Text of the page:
The "population clock" at the United State Census Bureau estimates the number in our nation at 317,295,153.
Actually, it lists us at 317,295,154. Just in the time it took for that statistic to settle into your mind, we've gone up a guy to 317,295,155. Before you reach the end of this paragraph, we probably will have grown to an estimated 317,295,156 people. And there will be many more of us by the time you read this.
According to a graphic accompanying the clock, there is one birth in the nation every 8 seconds. There is one death every 12 seconds, but the dearly departed isn't missed as much — speaking only statistically — because there is one "international migrant" coming into the country every 40 seconds.
So our "net gain" in population in the United States is one person every 16 seconds.
I didn't do the math to confirm that statistic, but I still feel a little more crowded since the moment I began writing about our population growth. This population, by the way, now is up to 317,295,187 people and counting rather quickly.
The world population — estimated by the World Population Clock — grows even faster. Right now, it's listed as 7,132,776,124, I mean 7,132,776,127, no it's 7,132,776,129, wait it's 7,132,776,131, and now it's 7,132,776,134, oh never mind.
Based on the spinning digits of the clock, the world population seems to be increasing by two or three people every second or so.
The bulk of the world population is in China, which has 1,349,585,838 people according to the Census Bureau statistics — I'm sure many more by now. India was listed at 1,241,800,359 people. The United States, in third place according to this measure of elbow room, was listed at 316,668,567 whenever the statistic was placed on the Census website, but the U.S. Population Clock has grown, at this writing, to 317, 295,218. My we're productive.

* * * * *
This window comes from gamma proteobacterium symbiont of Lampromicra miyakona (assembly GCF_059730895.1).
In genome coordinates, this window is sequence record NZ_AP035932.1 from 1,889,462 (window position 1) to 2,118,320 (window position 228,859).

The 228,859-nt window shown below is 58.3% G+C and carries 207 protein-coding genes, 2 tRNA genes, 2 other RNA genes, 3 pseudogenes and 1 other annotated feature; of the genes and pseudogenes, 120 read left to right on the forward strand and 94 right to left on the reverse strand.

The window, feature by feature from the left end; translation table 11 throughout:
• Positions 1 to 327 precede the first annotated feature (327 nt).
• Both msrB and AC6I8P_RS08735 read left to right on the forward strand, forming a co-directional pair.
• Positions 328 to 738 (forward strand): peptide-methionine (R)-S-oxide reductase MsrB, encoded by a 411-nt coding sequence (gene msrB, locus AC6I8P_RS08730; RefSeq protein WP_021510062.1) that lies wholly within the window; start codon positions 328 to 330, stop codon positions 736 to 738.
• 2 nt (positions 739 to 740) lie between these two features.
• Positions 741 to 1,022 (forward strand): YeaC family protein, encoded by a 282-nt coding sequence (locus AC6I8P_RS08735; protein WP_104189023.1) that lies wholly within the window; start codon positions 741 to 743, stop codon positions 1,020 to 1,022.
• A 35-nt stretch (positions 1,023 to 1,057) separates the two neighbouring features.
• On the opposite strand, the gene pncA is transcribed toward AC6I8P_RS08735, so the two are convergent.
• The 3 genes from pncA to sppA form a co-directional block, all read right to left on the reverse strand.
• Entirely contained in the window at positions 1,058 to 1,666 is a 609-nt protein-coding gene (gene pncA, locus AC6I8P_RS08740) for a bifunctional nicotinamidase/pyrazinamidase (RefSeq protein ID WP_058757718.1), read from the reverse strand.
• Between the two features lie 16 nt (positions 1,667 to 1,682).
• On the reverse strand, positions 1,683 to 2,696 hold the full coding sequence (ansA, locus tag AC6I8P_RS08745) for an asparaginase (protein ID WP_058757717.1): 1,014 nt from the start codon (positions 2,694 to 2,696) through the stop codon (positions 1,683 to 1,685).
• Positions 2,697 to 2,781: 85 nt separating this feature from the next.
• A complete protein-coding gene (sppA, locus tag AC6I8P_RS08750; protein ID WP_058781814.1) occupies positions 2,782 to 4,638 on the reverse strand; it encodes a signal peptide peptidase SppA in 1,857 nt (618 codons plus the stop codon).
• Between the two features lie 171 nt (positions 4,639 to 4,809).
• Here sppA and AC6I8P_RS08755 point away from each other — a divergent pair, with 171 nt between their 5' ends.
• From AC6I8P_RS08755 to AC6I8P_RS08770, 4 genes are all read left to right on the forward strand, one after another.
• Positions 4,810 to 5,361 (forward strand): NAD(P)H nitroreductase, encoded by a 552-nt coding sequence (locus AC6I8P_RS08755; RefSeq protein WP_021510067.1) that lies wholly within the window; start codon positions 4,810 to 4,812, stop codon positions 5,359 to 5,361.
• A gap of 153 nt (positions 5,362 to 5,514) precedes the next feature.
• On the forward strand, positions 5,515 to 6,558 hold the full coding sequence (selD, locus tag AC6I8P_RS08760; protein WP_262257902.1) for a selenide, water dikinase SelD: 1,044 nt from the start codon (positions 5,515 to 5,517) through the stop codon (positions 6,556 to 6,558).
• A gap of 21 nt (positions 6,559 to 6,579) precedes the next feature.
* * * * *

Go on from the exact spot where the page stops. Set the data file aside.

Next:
This burgeoning population has been taking place for years, according to the Census Bureau. On July 4, 2012, the U.S. population was set at 313,933,954. In less than a year and a half, it has grown to 317,295,228, or, as the clock now shows, 317,295,229.
No wonder it's so difficult to find a decent parking place.
"The U.S. population is based on a series of short-term projections for the resident population of the United States," says an explanation of the Population Clock at the Census Bureau website. "At the end of each year, a new series of population estimated, from the census date forward, is used to revise the postcensal estimates."
I'm not sure exactly what that means, but I'm guessing that later this week some tinkering will be done to the Population Clock to change the rate of our country's estimated population growth. I hope it will slow it down a little, because we're already up to 317,295,275.
Page 2 of 2 - As I write this, the wait is getting longer to get into our nation's best chain restaurants.
You might be interested in knowing that the World Population Clock is now saying that there are 7,132,779,606 ... 7,132,779,616 ... 7,132,779,638 ... people in the world.
I stopped to think about that for a few seconds, and now there are 7,132,779,883 people. So, my advice to you is don't think about it. I'm sort of sorry I brought it up.